Updated 4:10 p.m.: Watch changed to warning by NWS.
The National Weather Service has issued a Blizzard Warning for all of Suffolk County, including Huntington, from 6 a.m. Friday through Saturday afternoon.
The nor'easter forecasted to hit Long Island starting late this evening is expected to bring upwards of 10-15 inches of snow to the area, with locally higher amounts.
Wind gusts associated with this classic New England nor'easter will range from 30-40 mph with howling gusts hitting 60 mph. Downed trees, tree limbs and flying debris could also be part of the problem and winds will also cause whiteout conditions and possibly down power lines, creating power outages.
The NWS forecasts the strongest winds and heaviest snowfall will occur from Friday afternoon into Saturday morning, although snowfall should begin early Friday morning.
A Blizzard Warning is issued when extreme weather is expected: Falling and/or blowing snow with strong winds and extremely poor visibilities – it is considered more serious than the previous Winter Storm Watch.
A technical "Blizzard" would mean the following conditions over a period of three or more hours: sustained winds or frequent gusts to 35 mph or higher with considerable blowing and/or falling snow that frequently reduces visibility to less than a 1/4 of a mile.
New York State
Gov. Andrew Cuomo announced that in anticipation the storm, the State Emergency Operations Center (EOC) will be activated at noon Friday to monitor the storm and coordinate response efforts.
NYS Department of Transportation has more than 1,270 plow trucks and 1,582 drivers standing by to pre-treat roadways with salt brine in advance of the storm and clear snow and ice once precipitation begins. NYSDOT also has 366,500 tons of road salt on hand.
Check conditions before venturing out by accessing NYSDOT’s free 511NY traffic and travel information system, which provides real-time travel information, by calling 511 or visiting www.511NY.org.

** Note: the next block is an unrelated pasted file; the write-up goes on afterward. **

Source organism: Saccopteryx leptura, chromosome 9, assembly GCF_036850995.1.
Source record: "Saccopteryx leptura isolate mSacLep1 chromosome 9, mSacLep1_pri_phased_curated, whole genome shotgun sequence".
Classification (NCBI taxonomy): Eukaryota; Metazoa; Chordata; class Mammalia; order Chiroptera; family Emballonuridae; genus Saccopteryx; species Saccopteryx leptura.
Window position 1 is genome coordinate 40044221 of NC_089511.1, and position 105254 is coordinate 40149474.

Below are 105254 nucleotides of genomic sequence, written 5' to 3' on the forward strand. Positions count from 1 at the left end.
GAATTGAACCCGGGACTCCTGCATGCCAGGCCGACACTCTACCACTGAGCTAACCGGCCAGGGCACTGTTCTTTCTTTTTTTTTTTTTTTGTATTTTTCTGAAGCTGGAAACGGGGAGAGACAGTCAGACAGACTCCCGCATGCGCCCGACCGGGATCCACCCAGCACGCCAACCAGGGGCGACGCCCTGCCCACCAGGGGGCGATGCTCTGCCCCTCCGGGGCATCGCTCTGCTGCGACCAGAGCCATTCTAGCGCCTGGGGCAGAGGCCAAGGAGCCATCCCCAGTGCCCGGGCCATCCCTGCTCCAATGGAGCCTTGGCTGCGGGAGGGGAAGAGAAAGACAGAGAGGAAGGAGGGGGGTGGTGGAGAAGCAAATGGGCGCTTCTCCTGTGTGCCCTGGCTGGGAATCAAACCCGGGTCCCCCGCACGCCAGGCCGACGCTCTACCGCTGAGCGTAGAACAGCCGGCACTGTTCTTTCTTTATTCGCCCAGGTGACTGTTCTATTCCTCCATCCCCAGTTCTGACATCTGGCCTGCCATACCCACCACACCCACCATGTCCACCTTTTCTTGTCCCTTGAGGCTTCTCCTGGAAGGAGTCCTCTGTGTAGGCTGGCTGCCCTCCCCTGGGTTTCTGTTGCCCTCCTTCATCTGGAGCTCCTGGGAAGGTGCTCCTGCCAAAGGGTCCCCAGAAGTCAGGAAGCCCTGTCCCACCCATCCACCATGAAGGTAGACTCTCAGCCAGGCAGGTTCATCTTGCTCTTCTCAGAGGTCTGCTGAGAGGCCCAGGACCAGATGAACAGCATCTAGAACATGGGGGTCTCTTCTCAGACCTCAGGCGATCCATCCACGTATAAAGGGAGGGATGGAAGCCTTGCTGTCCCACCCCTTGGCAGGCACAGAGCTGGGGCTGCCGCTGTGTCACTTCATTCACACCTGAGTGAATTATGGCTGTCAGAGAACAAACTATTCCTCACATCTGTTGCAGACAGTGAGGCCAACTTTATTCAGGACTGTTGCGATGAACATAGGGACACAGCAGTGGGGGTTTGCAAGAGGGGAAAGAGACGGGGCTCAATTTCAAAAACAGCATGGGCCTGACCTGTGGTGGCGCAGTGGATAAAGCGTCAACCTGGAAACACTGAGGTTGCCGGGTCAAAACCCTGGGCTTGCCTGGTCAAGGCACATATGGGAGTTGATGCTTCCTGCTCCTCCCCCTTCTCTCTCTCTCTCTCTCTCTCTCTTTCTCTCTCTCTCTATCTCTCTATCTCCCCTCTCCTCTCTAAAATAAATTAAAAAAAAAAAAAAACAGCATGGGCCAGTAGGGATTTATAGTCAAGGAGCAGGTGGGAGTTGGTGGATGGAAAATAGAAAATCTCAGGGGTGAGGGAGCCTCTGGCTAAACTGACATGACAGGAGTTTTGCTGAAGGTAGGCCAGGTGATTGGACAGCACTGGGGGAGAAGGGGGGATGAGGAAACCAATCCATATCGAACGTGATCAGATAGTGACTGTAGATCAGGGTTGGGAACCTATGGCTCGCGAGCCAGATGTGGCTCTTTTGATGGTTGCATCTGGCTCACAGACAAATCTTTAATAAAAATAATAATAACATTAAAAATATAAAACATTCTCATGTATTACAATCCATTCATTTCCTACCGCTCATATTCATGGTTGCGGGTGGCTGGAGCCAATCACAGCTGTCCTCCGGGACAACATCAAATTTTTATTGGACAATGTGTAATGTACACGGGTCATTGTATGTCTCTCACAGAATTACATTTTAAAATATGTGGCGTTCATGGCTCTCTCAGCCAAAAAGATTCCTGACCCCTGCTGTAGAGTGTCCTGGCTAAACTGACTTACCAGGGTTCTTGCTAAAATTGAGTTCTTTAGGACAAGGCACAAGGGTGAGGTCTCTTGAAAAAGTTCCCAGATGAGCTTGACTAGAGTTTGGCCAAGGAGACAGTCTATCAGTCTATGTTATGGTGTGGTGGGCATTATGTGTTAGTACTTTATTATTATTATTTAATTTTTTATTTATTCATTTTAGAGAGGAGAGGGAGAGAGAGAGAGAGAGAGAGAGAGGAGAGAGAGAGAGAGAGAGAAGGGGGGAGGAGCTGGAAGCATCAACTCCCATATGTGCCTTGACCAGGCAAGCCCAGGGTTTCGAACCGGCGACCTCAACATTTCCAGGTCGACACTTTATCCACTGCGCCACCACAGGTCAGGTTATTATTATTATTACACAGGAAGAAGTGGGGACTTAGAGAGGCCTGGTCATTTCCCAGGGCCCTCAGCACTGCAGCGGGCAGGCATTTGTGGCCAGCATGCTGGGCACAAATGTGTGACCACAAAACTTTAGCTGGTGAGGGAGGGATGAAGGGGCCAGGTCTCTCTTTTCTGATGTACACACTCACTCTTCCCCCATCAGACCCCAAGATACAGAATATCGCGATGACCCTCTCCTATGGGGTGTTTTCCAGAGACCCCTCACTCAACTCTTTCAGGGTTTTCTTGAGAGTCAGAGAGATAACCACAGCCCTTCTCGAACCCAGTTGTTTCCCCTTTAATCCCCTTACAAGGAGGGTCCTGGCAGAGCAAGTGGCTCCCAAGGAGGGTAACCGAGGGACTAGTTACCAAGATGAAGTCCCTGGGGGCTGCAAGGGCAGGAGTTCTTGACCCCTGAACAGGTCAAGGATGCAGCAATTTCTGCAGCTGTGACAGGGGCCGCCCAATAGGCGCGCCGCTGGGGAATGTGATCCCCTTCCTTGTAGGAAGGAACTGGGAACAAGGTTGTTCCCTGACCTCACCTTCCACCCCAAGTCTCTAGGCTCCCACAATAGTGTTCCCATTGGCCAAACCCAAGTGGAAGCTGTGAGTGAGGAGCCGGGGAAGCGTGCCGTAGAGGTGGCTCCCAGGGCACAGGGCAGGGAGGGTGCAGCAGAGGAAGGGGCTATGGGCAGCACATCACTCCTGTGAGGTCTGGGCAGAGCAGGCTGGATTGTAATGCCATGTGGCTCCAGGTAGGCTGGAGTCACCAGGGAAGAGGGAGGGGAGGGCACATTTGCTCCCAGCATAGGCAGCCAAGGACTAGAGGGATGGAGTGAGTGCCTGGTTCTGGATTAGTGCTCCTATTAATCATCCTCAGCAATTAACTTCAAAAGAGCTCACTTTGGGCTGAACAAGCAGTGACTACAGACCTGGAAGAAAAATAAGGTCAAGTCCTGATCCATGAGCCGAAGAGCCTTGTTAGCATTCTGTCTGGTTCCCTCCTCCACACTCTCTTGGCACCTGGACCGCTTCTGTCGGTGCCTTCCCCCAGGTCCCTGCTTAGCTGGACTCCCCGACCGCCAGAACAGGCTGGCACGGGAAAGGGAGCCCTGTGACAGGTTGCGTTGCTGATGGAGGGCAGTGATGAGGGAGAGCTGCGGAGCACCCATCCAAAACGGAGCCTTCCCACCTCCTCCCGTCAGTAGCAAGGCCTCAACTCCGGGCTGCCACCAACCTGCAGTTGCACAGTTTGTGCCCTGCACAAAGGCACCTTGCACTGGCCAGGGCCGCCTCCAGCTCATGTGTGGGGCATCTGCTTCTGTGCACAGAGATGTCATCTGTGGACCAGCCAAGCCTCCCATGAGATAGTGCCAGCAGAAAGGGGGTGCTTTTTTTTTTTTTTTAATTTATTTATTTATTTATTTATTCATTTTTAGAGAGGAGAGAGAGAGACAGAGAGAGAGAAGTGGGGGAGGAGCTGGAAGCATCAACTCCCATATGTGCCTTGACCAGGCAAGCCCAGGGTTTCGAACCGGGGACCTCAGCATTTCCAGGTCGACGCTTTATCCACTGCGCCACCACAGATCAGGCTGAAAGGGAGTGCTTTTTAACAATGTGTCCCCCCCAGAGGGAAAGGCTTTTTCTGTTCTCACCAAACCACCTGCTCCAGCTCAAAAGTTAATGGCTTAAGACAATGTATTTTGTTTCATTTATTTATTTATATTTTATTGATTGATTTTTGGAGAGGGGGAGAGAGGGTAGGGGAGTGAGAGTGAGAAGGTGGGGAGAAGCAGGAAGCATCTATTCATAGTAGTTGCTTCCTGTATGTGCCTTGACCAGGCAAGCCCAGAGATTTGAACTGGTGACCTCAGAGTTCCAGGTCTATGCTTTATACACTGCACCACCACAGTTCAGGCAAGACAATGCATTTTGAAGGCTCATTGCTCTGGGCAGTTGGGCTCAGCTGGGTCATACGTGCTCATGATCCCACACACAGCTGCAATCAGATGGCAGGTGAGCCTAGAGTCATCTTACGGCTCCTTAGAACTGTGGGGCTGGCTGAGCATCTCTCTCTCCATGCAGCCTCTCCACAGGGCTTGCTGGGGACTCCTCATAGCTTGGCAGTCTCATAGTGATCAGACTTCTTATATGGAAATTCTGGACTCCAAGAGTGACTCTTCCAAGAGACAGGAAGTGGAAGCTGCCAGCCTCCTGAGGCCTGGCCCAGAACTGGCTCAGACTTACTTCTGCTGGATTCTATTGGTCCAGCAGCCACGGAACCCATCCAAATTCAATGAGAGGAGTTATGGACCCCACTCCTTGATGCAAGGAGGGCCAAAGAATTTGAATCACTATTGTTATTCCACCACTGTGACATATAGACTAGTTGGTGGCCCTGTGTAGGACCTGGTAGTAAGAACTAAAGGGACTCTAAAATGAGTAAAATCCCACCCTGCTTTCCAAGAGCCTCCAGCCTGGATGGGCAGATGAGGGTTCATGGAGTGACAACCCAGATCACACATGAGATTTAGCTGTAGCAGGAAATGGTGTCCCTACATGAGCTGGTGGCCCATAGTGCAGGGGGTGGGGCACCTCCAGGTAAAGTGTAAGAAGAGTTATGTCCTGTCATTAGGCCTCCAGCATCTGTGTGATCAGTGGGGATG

Long Island Rail Road will deploy fleets of snow and ice-busting equipment to keep outdoor tracks, third rails andcatenary wires clear of snow and ice during harsh winter weather.
Track switches will be treated with antifreeze and switch heaters will be turned on to keep switches moving freely so trains can continue to be routed from one track to another. Outdoor steps at all commuter rail stations will be pretreated to prevent snow and ice build-up and shoveled as necessary.
More than 3,000 staff will be on call, ready to operate equipment from snow blowers and chainsaws to heavy trucks and front-end loaders. Equipment includes jet engines mounted on rail cars to blow snow from tracks at high speeds.
Visit http://lirr42.mta.info/ for updates.
The storm has the potential to cause electrical outages for over 100,000 customers in Long Island, according to LIPA. Among other preparations, the power utility is securing hundreds of extra line crews, tree trimmers, and support personnel to support the more than 500 lineman and 150 tree trimmers on site and ready to restore power.
Customers can report power outages to National Grid through the Long Island Power Authority’s (LIPA) hotline: 1-800-490-0075 or at 631-755-6900 or by visiting their Storm Central website at www.lipower.org/stormcenter from a computer or mobile device. To report via text messaging, text OUT to myLIPA (695472) - pre-registration is required.
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